The overarching goal of this ICBG is to improve human health and well being through an integrated set of programs dedicated to the description, assessment, rational utilization, and conservation of biodiversity in Papua New Guinea (PNG). PNG is home to approximately 5% of the world's biodiversity. An understanding of the range of biological resources existing in PNG is essential for their management, for the preservation of species critical to indigenous cultures, and for the development of strategies for sustainable use. Our central hypothesis is that effective new therapeutics can be derived from the natural products of PNG's biological wealth. Such therapeutics can provide needed revenue to local stake-holders and responsible PNG institutions, and an incentive for the preservation of biological diversity. The university-based drug discovery component will focus on human immunodeficiency virus and Mycobacterium tuberculosis, while the industry based drug discovery component will focus on parasitic diseases, animal health and other therapeutic targets. The source organisms for drug discovery will be marine and terrestrial microbes and marine invertebrate animals. Documentation and preservation of traditional knowledge concerning medicinal plant use in PNG will be a second emphasis of this work. Medicinal plant surveys will be complemented by projects in support of the Traditional Medicines Taskforce, and student theses, to provide pharmacologic validation and chemical standardization of medicinal plants, and the identification of novel bioactive molecules. This research will provide professional development, educational opportunities and technology transfer for collaborating scientists and students. Conservation and biodiversity studies will center in the CTFS/SIGEO forest dynamics plot that has been established in Wanang, PNG, as part of the previous grant cycle's achievements. This plot is a unique and powerful research tool for studying forest dynamics, carbon sequestration and climate effects. Plot activities will integrate the botanical survey with the ecosystem study to include soil microbes and small plants. Outreach activities conducted as part of the Traditional Medicines and botanical survey work will foster the conservation and sustainable use of resources and provide benefits to stake-holders. Legislative initiatives developed with government input promote scientific exchange, conservation and sustainable resource use.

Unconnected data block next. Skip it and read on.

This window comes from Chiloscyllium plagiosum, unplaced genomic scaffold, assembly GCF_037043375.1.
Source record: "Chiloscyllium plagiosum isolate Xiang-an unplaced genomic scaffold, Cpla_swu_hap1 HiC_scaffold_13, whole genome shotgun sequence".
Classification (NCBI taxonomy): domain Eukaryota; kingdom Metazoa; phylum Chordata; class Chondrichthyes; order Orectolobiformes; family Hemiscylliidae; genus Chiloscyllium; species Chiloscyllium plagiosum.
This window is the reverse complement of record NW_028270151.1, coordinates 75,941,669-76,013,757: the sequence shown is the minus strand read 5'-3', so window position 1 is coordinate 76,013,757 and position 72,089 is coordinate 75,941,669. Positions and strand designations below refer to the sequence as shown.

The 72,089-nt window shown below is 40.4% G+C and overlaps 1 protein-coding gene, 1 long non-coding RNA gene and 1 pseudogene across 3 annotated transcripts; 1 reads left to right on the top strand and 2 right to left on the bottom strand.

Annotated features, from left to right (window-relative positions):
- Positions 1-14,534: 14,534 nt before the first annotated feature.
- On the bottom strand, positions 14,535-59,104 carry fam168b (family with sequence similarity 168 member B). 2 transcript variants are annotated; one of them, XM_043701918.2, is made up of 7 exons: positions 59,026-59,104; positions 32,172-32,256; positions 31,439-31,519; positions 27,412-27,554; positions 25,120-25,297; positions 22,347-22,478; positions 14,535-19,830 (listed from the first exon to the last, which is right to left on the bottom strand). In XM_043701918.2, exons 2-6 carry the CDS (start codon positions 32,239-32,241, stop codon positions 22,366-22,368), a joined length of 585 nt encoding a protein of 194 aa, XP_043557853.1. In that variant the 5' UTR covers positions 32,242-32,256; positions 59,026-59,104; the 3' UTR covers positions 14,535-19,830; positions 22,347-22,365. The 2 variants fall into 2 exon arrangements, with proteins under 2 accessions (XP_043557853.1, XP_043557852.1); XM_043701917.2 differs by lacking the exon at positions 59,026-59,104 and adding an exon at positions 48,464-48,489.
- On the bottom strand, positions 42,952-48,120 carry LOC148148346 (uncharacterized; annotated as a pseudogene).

This research will discover new natural products from marine and terrestrial organisms from Papua New Guinea with activity against HIV, TB and parasitic diseases. Documentation of the medicinal and economic value of indigenous organisms will provide incentive for conservation of ecosystems in PNG and new healthcare options to domestic and foreign sufferers of these infectious diseases.
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